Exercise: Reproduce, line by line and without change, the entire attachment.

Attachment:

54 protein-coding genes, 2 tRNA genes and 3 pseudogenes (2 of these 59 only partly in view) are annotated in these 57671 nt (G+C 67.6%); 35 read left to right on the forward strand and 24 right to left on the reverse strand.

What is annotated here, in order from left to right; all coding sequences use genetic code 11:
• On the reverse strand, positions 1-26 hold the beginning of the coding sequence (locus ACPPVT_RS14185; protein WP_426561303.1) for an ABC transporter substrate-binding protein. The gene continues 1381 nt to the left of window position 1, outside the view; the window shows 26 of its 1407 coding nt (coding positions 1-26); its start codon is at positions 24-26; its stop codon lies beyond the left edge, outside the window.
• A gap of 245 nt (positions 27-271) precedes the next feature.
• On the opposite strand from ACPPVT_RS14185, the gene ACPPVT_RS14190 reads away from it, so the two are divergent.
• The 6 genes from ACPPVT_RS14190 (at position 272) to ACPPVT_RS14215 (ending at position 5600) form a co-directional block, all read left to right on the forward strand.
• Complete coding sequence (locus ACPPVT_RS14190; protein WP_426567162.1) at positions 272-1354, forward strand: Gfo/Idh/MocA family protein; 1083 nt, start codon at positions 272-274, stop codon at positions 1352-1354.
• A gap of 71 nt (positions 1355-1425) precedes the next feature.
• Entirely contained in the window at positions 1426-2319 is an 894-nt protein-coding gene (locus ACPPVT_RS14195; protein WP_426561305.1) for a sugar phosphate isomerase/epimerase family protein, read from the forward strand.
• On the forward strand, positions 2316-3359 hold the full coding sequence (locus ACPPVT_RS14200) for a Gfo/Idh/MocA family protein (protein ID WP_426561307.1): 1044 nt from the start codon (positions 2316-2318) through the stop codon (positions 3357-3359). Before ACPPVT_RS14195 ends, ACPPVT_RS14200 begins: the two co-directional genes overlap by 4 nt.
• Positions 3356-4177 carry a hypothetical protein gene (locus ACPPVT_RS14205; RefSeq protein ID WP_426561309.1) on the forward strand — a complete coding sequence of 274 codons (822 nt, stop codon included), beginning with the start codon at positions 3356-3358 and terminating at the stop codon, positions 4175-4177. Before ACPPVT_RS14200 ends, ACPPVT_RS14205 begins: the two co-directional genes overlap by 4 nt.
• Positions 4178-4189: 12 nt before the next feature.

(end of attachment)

54 protein-coding genes, 2 tRNA genes and 3 pseudogenes (2 of these 59 only partly in view) are annotated in these 57671 nt (G+C 67.6%); 35 read left to right on the forward strand and 24 right to left on the reverse strand.

What is annotated here, in order from left to right; all coding sequences use genetic code 11:
• On the reverse strand, positions 1-26 hold the beginning of the coding sequence (locus ACPPVT_RS14185; protein WP_426561303.1) for an ABC transporter substrate-binding protein. The gene continues 1381 nt to the left of window position 1, outside the view; the window shows 26 of its 1407 coding nt (coding positions 1-26); its start codon is at positions 24-26; its stop codon lies beyond the left edge, outside the window.
• A gap of 245 nt (positions 27-271) precedes the next feature.
• On the opposite strand from ACPPVT_RS14185, the gene ACPPVT_RS14190 reads away from it, so the two are divergent.
• The 6 genes from ACPPVT_RS14190 (at position 272) to ACPPVT_RS14215 (ending at position 5600) form a co-directional block, all read left to right on the forward strand.
• Complete coding sequence (locus ACPPVT_RS14190; protein WP_426567162.1) at positions 272-1354, forward strand: Gfo/Idh/MocA family protein; 1083 nt, start codon at positions 272-274, stop codon at positions 1352-1354.
• A gap of 71 nt (positions 1355-1425) precedes the next feature.
• Entirely contained in the window at positions 1426-2319 is an 894-nt protein-coding gene (locus ACPPVT_RS14195; protein WP_426561305.1) for a sugar phosphate isomerase/epimerase family protein, read from the forward strand.
• On the forward strand, positions 2316-3359 hold the full coding sequence (locus ACPPVT_RS14200) for a Gfo/Idh/MocA family protein (protein ID WP_426561307.1): 1044 nt from the start codon (positions 2316-2318) through the stop codon (positions 3357-3359). Before ACPPVT_RS14195 ends, ACPPVT_RS14200 begins: the two co-directional genes overlap by 4 nt.
• Positions 3356-4177 carry a hypothetical protein gene (locus ACPPVT_RS14205; RefSeq protein ID WP_426561309.1) on the forward strand — a complete coding sequence of 274 codons (822 nt, stop codon included), beginning with the start codon at positions 3356-3358 and terminating at the stop codon, positions 4175-4177. Before ACPPVT_RS14200 ends, ACPPVT_RS14205 begins: the two co-directional genes overlap by 4 nt.
• Positions 4178-4189: 12 nt before the next feature.